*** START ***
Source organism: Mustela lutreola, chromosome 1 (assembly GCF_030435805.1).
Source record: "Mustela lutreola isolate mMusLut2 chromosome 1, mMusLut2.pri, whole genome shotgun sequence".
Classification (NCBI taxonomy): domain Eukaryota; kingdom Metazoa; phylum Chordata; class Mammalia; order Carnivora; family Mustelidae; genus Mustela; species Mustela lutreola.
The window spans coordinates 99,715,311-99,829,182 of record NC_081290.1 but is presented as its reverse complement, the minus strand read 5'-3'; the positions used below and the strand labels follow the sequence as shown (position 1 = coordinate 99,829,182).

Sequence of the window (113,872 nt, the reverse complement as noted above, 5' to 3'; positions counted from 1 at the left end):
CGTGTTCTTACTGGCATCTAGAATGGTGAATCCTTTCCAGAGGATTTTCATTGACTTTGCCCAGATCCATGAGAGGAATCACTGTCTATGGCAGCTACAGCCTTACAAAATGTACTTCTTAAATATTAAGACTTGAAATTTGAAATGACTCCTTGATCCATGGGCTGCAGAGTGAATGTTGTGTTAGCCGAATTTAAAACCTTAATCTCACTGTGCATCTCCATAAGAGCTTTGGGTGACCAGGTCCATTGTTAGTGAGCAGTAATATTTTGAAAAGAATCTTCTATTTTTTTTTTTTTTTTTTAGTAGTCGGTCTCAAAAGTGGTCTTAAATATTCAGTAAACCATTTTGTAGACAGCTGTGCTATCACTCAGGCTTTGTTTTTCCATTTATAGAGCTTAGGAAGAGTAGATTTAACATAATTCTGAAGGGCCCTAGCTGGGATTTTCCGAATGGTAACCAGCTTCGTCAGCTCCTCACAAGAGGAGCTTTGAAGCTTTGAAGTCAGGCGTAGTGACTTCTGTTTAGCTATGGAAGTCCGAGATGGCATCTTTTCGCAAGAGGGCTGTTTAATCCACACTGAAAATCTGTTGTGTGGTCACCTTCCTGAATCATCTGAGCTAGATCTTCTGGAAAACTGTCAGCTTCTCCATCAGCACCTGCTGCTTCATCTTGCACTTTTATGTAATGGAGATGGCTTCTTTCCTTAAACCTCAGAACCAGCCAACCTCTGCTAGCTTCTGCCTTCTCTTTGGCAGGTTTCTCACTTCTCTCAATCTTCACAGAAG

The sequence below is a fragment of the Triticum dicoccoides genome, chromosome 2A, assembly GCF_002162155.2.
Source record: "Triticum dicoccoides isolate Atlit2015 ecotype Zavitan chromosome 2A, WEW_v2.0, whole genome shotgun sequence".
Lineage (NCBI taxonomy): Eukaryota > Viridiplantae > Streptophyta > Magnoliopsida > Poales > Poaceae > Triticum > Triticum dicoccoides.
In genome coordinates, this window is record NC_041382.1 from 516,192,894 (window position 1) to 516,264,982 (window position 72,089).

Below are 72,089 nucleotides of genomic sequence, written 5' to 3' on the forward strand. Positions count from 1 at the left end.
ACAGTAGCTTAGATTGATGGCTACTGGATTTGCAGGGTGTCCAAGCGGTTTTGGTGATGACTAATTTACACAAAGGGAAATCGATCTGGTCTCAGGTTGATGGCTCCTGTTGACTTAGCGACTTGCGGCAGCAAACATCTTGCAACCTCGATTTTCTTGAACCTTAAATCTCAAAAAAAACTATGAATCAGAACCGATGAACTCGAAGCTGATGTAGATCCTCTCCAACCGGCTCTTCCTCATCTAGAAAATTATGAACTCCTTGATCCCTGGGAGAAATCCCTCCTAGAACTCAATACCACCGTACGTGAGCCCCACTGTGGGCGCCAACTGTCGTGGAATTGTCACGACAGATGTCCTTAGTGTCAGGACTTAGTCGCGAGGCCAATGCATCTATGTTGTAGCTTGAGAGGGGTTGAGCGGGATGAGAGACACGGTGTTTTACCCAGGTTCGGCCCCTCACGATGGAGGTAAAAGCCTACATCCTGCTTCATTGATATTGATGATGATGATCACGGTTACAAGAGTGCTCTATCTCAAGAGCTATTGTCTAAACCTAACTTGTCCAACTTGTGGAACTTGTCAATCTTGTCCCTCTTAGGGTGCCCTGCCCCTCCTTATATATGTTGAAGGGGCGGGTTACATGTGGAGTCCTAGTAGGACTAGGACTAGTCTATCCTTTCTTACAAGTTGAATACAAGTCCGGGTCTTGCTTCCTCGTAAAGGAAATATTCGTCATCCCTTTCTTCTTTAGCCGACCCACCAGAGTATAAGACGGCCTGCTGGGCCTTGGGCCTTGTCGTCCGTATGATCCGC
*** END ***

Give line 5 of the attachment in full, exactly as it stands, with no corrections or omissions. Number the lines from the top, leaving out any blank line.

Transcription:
Sequence of the window (113,872 nt, the reverse complement as noted above, 5' to 3'; positions counted from 1 at the left end):